The Office of the Australian Information Commissioner (OAIC) is requesting feedback from the Australian public on its draft Enforcement Guidelines for the Personally Controlled Electronic Health Records System (PCEHR) Act.
To help Australians prepare comments, the OAIC has published a consultation paper (PDF) called eHealth record system OAIC Enforcement Guidelines on its website.
According to the draft Enforcement Guidelines, the OAIC has a range of enforcement powers following an investigation into alleged contraventions of the PCEHR Act including the power to seek a civil penalty from the courts, seek an injunction to prohibit or require particular conduct and the power to accept enforceable undertakings.
“The OAIC also has a role in accepting data breach notifications from certain e-health records system participants,” read the Guidelines.
The OAIC’s intended approach to PCEHR Act enforcement activities include:
- Complaints will generally be accepted under the Privacy Act and investigated using the investigative powers and processes contained in Part V of the Privacy Act. The OAIC will attempt to facilitate conciliated outcomes between the parties and, where appropriate, will pursue enforcement mechanisms available under either the PCEHR Act or the Privacy Act.
- OAIC own motion investigations will generally be conducted under the Privacy Act using the investigative powers and processes contained in Part V.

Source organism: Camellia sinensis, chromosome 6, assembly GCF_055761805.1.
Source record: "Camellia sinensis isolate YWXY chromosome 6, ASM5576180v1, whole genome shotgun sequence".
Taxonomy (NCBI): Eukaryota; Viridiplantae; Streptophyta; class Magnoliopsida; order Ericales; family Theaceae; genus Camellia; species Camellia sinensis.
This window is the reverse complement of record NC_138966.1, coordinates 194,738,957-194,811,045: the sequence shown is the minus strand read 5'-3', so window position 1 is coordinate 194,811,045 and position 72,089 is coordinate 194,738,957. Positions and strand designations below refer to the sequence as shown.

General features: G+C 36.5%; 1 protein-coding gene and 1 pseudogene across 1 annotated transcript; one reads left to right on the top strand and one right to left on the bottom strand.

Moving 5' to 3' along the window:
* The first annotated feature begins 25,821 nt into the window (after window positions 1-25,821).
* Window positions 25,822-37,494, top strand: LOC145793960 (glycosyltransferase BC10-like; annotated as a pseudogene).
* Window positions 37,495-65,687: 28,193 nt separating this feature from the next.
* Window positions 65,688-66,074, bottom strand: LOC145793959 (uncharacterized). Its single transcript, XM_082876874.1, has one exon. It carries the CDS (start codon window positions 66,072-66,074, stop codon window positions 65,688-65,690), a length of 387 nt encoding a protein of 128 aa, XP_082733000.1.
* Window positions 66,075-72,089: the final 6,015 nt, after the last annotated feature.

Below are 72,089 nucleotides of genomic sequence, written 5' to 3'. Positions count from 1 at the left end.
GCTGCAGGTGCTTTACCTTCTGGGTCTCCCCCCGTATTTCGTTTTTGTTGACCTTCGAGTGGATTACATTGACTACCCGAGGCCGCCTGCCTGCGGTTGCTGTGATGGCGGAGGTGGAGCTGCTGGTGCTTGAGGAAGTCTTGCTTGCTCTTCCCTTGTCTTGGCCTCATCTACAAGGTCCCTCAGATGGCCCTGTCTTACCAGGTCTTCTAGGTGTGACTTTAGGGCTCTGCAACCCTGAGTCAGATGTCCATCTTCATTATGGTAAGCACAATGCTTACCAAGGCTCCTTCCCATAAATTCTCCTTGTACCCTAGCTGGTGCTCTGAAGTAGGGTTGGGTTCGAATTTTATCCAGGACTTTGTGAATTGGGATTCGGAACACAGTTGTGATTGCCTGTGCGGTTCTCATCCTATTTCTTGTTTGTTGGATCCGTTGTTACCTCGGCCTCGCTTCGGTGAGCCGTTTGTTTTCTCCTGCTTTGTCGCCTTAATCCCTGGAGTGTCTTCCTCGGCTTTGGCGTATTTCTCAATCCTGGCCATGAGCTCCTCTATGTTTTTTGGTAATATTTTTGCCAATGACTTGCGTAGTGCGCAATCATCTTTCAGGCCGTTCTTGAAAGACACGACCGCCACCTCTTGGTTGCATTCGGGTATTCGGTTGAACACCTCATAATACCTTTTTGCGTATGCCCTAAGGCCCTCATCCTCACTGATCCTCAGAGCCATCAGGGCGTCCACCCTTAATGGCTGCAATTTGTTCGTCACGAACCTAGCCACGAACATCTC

- The Commissioner retains a discretion to investigate conduct using the investigative power in section 73(4) of the PCEHR Act where the Commissioner considers it appropriate. In such cases, the Commissioner will adopt an investigative process which, wherever possible, mirrors the investigative process contained in Part V of the Privacy Act.
The Guidelines include two questions for Australians as part of the consultation.
“Do you agree with the Commissioner’s proposed approach to eHealth record system enforcement?”
“Do the OAIC’s draft Enforcement Guidelines set out the Commissioner’s proposed approach in a clear manner which is informative for PCEHR system participants? If not, how can they be improved?” read the Guidelines.
Comments on the draft Guidelines must be made by Tuesday, 18 September 2012.
Australians can have their say by email firstname.lastname@example.org or by post to GPO Box 5218, Sydney NSW 2001.
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